Cloud computing is an information technology (IT) paradigm that enables ubiquitous access to shared pools of configurable system resources and higher-level services that can be rapidly provisioned with minimal management effort, often over the Internet. Cloud computing relies on sharing of resources to achieve coherence and economy of scale, similar to a utility.
The term “Cloud Computing” was most probably derived from the diagrams of clouds used to represent the internet in textbooks. The concept was derived from telecommunications companies who made a radical shift from point-to-point data circuits to Virtual Private Networks ( VPN ) services in the 1990 s. By optimizing resource utilization through load balancing, they could get their work done more efficiently and inexpensively.
Important Milestones in Cloud Computing Platform
- The introduction of Google Docs in 2006 really brought cloud computing to the front of public consciousness.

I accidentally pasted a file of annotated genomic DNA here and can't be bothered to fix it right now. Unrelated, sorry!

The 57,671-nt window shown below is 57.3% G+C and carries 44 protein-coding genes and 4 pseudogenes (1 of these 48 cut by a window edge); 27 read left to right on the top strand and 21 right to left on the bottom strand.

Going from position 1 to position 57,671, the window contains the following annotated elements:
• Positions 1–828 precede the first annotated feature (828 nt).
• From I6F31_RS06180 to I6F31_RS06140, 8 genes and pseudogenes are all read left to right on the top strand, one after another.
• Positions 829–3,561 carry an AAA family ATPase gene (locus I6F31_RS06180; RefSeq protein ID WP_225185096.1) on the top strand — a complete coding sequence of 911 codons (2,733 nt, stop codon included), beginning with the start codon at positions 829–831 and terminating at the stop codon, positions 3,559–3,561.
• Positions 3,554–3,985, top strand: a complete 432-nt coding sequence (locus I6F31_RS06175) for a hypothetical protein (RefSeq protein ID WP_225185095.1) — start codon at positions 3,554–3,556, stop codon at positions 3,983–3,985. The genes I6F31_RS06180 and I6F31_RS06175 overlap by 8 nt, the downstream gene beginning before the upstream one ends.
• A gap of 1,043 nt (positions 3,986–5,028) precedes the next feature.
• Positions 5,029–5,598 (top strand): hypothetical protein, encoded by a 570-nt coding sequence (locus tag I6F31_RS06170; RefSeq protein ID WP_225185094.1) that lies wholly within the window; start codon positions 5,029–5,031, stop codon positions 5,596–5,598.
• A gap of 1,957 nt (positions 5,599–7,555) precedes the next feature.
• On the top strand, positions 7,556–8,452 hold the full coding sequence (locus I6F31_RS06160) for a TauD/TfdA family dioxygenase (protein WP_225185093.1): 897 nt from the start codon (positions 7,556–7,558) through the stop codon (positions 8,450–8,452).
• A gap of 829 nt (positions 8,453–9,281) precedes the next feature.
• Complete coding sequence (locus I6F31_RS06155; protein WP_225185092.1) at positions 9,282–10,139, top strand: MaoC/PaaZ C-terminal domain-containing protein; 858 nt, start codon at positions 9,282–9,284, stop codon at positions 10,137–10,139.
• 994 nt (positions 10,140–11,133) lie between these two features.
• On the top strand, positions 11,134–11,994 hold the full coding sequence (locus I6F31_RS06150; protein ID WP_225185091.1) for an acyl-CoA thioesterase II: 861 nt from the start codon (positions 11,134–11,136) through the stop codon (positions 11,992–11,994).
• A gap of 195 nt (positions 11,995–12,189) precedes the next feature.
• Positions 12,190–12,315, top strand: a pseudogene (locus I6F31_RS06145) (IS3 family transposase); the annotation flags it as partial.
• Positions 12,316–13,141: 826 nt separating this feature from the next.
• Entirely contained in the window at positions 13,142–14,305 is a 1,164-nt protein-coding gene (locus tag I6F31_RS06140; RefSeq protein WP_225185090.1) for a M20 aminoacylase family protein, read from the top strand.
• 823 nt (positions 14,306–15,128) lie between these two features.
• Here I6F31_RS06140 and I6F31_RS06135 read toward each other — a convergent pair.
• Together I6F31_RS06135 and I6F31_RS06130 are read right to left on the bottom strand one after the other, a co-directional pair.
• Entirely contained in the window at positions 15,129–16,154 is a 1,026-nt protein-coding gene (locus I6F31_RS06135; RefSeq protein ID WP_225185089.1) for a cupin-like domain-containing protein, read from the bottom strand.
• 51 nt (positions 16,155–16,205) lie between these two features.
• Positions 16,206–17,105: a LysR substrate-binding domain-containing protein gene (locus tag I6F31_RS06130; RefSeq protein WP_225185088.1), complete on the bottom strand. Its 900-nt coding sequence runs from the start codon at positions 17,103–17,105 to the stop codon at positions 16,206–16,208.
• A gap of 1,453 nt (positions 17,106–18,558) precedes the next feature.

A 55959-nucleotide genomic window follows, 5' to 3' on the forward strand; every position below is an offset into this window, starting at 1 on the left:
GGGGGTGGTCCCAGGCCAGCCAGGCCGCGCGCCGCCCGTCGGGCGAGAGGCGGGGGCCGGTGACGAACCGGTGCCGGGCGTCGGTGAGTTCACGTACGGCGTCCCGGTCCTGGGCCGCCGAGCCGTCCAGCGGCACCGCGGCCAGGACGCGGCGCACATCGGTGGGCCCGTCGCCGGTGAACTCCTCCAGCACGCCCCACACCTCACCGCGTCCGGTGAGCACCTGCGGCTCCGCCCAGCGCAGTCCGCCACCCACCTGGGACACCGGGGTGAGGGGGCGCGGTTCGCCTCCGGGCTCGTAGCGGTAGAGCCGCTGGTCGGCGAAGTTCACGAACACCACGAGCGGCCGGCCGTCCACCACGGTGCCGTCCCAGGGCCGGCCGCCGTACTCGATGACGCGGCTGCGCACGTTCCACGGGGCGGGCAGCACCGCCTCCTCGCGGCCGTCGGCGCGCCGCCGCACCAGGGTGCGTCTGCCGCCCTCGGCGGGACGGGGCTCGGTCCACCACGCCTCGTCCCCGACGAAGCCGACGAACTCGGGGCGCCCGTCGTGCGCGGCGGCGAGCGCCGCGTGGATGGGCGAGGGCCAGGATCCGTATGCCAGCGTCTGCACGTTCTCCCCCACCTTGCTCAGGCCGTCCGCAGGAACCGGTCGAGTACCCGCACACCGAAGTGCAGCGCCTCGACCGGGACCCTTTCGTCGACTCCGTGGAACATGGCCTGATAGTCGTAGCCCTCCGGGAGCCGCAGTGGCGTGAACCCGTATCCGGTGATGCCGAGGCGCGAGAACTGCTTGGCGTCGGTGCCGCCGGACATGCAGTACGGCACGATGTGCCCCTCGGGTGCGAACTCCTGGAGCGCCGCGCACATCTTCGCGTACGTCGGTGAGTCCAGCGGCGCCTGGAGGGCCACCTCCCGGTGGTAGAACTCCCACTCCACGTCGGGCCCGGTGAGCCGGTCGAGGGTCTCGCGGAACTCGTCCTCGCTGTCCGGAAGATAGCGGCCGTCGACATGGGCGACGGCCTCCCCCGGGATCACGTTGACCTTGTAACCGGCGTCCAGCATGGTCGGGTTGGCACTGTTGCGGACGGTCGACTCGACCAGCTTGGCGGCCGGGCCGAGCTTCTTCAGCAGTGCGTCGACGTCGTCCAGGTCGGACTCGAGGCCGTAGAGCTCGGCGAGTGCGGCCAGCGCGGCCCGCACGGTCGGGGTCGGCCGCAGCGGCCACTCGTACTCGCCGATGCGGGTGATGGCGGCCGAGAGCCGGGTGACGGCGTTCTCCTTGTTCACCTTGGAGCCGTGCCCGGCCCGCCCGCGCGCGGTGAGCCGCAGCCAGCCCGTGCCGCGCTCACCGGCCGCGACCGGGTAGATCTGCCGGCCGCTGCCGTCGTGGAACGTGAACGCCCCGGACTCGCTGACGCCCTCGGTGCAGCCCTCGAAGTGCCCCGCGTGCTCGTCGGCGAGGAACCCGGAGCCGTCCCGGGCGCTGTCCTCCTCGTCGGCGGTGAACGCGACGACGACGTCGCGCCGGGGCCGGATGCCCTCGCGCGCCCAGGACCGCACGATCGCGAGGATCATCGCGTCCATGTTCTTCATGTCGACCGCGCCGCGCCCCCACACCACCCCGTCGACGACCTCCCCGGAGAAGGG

- In 2006 Amazon also introduces Elastic Compute Cloud(EC2) as a commercial Web Service that allowed small companies and individuals to rent computers on which to run their own computer applications.
- Technical collaboration in 2007 between Google, IBM and a number of universities across the United States.
- In 2008, the introduction of Eucalyptus, the first open source AWS API compatible platform for deploying private clouds, followed by OpenNebula, the first open source software for deploying private and hybrid clouds.
- 2009 saw Microsoft’s entry into cloud computing with the launch of Windows Azure in November.
Cloud Computing Tries to Address Two Problems
Cost: Inconsistent peak loads, Visible cost.
Time to market: During transition of vendor/platform.
Availability: Ensuring costs time, money and effort.
Peak loads: Understanding defining peak load based on usage profile.
Lead times; Purchase and readiness of infrastructure.
How Cloud Technology Enables New Business Models
There are 4 types of cloud computing deployment models.